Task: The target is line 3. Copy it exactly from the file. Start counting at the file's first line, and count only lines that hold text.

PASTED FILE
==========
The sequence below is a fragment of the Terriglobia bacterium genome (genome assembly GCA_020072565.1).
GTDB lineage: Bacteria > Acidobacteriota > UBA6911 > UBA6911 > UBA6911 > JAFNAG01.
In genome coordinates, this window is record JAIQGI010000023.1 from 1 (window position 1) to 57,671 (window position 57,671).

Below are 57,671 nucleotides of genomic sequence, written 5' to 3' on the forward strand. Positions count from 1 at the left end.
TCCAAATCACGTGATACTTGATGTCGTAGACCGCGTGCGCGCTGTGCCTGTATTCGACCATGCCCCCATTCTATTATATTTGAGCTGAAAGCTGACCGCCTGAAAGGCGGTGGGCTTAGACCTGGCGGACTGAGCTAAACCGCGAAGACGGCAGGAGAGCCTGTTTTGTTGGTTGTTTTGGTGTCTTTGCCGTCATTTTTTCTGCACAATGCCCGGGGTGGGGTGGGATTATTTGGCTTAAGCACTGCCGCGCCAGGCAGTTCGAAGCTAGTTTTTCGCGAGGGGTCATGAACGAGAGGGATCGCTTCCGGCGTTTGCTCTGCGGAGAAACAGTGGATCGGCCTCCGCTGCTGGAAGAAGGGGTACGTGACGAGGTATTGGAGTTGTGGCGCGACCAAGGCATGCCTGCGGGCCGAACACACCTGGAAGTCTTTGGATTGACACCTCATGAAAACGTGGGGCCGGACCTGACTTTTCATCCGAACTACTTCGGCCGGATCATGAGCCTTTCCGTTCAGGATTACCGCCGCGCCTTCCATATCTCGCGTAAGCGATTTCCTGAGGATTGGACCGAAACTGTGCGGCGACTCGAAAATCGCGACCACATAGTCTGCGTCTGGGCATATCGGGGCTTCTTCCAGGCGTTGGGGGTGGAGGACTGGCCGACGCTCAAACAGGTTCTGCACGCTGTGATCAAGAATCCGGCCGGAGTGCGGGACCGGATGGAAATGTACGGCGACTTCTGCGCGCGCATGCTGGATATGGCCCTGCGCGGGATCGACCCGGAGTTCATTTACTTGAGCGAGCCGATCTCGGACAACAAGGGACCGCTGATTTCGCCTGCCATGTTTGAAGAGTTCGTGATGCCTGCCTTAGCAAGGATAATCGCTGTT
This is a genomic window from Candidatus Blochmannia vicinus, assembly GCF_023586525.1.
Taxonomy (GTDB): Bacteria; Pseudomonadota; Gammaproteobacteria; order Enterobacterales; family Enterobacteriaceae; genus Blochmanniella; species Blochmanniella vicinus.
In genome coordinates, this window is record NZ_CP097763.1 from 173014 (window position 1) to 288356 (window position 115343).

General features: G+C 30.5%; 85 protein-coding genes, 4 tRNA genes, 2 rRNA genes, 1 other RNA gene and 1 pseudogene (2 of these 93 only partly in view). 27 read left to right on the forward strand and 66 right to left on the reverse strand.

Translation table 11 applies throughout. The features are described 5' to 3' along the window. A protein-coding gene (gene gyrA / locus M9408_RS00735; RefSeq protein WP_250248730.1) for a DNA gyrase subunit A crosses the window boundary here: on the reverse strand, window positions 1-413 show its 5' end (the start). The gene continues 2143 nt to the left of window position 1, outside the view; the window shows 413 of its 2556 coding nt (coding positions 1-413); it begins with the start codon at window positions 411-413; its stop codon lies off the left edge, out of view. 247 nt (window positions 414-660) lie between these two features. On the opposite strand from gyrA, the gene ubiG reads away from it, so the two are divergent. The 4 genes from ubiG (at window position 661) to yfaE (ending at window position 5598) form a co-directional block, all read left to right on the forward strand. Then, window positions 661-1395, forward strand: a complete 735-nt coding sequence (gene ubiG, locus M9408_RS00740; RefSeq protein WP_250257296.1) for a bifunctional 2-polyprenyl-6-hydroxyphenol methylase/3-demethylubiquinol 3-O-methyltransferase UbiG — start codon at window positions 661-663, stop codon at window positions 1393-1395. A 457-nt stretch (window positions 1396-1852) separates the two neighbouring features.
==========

In genome coordinates, this window is record JAIQGI010000023.1 from 1 (window position 1) to 57,671 (window position 57,671).